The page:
Some peo­ple like it hot

Calgary Herald - Calgary Herald New Condos - - Recreation & Investment Properties -

Some ad­vice for own­ers of re­cre­ation prop­er­ties, as well as for peo­ple con­sid­er­ing mak­ing a pur­chase:

Hot spots

Some signs to look for that an area is primed for re­cre­ation prop­erty growth:

Sig­nif­i­cant in­vest­ment, in terms of peo­ple buy­ing prop­er­ties, de­vel­op­ers build­ing prop­er­ties, and gov­ern­ments in­vest­ing in in­fra­struc­ture.

Up­grades to trans­porta­tion that al­low im­proved ac­cess from a wider area, such as the es­tab­lish­ment of Cal­gary-to-Co­mox flights.

Talk to lo­cal real­tors for their take on the lat­est trends in their area.

Prox­im­ity to other hot spots (such as Kelowna, B.C., or Can­more) can cause a rip­ple ef­fect where lo­ca­tions far­ther out (such as Pen­tic­ton, B.C., or Crowsnest Pass) ex­pe­ri­ence growth.


Many of the same tips that ap­ply to home and prop­erty se­cu­rity in the city also ap­ply to re­cre­ation prop­er­ties in the coun­try.

In­stall timers to turn lights and ra­dios or TVs on and off pe­ri­od­i­cally.

Ask a neigh­bour (or the prop­erty’s pri­vate se­cu­rity, if ap­pli­ca­ble) to check in on the site oc­ca­sion­ally. Just as in the city, mow­ing the grass and shov­el­ling the walk gives prop­er­ties that lived-in look. The neigh­bour can also check for prop­erty dam­age or signs of mishaps such as wa­ter­line leaks.

Re­in­force win­dows with metal grates, and in­stall sturdy doors. The more work a thief faces to break into a prop­erty, the more likely they will give up and choose an eas­ier tar­get.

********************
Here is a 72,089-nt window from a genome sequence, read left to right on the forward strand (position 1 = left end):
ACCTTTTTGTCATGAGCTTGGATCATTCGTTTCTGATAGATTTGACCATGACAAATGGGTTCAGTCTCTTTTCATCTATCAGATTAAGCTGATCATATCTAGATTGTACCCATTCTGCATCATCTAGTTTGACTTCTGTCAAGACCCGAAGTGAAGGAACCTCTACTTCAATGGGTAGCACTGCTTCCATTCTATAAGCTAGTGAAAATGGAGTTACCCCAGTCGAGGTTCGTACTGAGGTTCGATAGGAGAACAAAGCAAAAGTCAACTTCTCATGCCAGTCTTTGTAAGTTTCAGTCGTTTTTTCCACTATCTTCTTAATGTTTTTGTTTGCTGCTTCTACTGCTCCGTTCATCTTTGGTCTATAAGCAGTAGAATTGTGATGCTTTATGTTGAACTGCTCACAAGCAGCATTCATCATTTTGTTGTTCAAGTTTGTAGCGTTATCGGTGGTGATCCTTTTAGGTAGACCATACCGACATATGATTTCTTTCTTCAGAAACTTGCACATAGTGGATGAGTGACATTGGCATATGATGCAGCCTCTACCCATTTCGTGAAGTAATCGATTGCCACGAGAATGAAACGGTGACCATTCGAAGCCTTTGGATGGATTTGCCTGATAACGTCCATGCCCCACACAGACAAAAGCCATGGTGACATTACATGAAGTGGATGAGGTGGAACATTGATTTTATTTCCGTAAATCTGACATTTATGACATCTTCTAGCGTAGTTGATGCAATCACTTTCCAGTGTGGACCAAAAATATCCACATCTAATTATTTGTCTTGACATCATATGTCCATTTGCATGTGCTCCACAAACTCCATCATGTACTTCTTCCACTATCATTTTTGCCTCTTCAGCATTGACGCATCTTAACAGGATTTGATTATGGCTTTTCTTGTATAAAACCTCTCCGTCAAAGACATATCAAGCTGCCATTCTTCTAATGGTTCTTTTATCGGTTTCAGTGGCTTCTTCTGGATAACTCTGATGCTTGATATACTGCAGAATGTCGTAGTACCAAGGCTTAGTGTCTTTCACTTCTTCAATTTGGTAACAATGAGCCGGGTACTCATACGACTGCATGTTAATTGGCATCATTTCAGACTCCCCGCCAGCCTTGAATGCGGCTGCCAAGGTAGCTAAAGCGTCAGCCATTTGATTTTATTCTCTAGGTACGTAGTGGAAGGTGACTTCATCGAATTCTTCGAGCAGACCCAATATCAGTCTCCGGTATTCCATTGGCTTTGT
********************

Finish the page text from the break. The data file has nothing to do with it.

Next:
Turn off wa­ter and elec­tric­ity be­fore leav­ing a prop­erty for an ex­tended pe­riod.

Don’t leave valu­ables in an unat­tended prop­erty. Also avoid leav­ing items such as liquor, hunt­ing ri­fles and ex­pen­sive equip­ment be­hind.

If pos­si­ble, in­stall an alarm sys­tem that is ei­ther mon­i­tored or pro­grammed to no­tify you in the event of a break-in or other emer­gency.

Con­sider join­ing — or start­ing — a crime preven­tion pro­gram such as Ru­ral Crime Watch.

Clearly la­bel any pos­ses­sions left on the prop­erty with non-re­mov­able stick­ers.

In­form lo­cal po­lice or RCMP when the prop­erty will be unat­tended, and pe­ri­od­i­cally contact them to find out if there have been any se­cu­rity is­sues near your prop­erty.


Some tips for mak­ing sure buy­ing a re­cre­ation prop­erty doesn’t leave you with un­ex­pected sticker shock:

Be aware of clos­ing costs, such as lawyer fees and home in­spec­tion fees.

An ac­coun­tant can help you nav­i­gate the tax­a­tion im­pli­ca­tions, both in terms of what taxes you have to pay up front, whether any taxes like GST can be de­ferred, what taxes are ap­pli­ca­ble if you rent out a prop­erty, and if any re­bates/wri­te­offs are avail­able.

Lo­ca­tion and ameni­ties play a role in de­ter­min­ing on­go­ing costs, such as condo/ strata fees.

Contact lo­cal real­tors, mort­gage bro­kers, etc. to find out if an area has unique taxes or other fees that need to be fac­tored into the pur­chase of the prop­erty.

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